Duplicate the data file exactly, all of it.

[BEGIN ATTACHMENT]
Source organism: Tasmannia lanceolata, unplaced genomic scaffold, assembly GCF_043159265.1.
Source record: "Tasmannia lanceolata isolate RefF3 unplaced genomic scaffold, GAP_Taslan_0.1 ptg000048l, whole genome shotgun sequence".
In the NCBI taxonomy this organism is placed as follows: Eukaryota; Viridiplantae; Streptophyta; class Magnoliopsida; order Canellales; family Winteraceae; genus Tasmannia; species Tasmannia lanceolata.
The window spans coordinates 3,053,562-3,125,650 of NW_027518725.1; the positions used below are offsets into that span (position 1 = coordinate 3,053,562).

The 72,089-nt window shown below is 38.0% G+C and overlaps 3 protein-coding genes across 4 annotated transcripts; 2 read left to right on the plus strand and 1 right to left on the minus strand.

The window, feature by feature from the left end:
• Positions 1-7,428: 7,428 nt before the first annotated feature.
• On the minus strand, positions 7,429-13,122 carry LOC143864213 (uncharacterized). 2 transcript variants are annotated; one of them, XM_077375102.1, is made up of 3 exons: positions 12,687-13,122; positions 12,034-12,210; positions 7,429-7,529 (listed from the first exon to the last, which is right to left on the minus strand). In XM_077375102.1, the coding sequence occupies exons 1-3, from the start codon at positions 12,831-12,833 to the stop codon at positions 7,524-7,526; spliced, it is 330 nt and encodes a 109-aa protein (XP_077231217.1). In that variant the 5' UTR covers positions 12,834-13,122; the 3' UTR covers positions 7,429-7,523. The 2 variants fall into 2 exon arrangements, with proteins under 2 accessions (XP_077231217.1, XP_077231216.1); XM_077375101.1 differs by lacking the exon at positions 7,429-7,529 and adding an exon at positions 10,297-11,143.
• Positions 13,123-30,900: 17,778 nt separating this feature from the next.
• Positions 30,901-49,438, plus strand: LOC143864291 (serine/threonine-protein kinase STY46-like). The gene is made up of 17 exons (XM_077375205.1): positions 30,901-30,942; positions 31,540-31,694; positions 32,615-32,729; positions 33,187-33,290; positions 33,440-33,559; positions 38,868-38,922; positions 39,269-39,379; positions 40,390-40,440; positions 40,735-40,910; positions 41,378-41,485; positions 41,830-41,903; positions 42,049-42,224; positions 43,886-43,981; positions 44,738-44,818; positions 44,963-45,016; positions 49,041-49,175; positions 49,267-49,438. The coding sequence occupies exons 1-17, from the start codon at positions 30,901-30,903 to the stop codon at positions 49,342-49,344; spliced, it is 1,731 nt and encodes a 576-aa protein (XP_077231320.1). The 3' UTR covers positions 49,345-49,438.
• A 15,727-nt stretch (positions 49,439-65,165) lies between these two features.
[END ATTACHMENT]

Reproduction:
Source organism: Tasmannia lanceolata, unplaced genomic scaffold, assembly GCF_043159265.1.
Source record: "Tasmannia lanceolata isolate RefF3 unplaced genomic scaffold, GAP_Taslan_0.1 ptg000048l, whole genome shotgun sequence".
In the NCBI taxonomy this organism is placed as follows: Eukaryota; Viridiplantae; Streptophyta; class Magnoliopsida; order Canellales; family Winteraceae; genus Tasmannia; species Tasmannia lanceolata.
The window spans coordinates 3,053,562-3,125,650 of NW_027518725.1; the positions used below are offsets into that span (position 1 = coordinate 3,053,562).

The 72,089-nt window shown below is 38.0% G+C and overlaps 3 protein-coding genes across 4 annotated transcripts; 2 read left to right on the plus strand and 1 right to left on the minus strand.

The window, feature by feature from the left end:
• Positions 1-7,428: 7,428 nt before the first annotated feature.
• On the minus strand, positions 7,429-13,122 carry LOC143864213 (uncharacterized). 2 transcript variants are annotated; one of them, XM_077375102.1, is made up of 3 exons: positions 12,687-13,122; positions 12,034-12,210; positions 7,429-7,529 (listed from the first exon to the last, which is right to left on the minus strand). In XM_077375102.1, the coding sequence occupies exons 1-3, from the start codon at positions 12,831-12,833 to the stop codon at positions 7,524-7,526; spliced, it is 330 nt and encodes a 109-aa protein (XP_077231217.1). In that variant the 5' UTR covers positions 12,834-13,122; the 3' UTR covers positions 7,429-7,523. The 2 variants fall into 2 exon arrangements, with proteins under 2 accessions (XP_077231217.1, XP_077231216.1); XM_077375101.1 differs by lacking the exon at positions 7,429-7,529 and adding an exon at positions 10,297-11,143.
• Positions 13,123-30,900: 17,778 nt separating this feature from the next.
• Positions 30,901-49,438, plus strand: LOC143864291 (serine/threonine-protein kinase STY46-like). The gene is made up of 17 exons (XM_077375205.1): positions 30,901-30,942; positions 31,540-31,694; positions 32,615-32,729; positions 33,187-33,290; positions 33,440-33,559; positions 38,868-38,922; positions 39,269-39,379; positions 40,390-40,440; positions 40,735-40,910; positions 41,378-41,485; positions 41,830-41,903; positions 42,049-42,224; positions 43,886-43,981; positions 44,738-44,818; positions 44,963-45,016; positions 49,041-49,175; positions 49,267-49,438. The coding sequence occupies exons 1-17, from the start codon at positions 30,901-30,903 to the stop codon at positions 49,342-49,344; spliced, it is 1,731 nt and encodes a 576-aa protein (XP_077231320.1). The 3' UTR covers positions 49,345-49,438.
• A 15,727-nt stretch (positions 49,439-65,165) lies between these two features.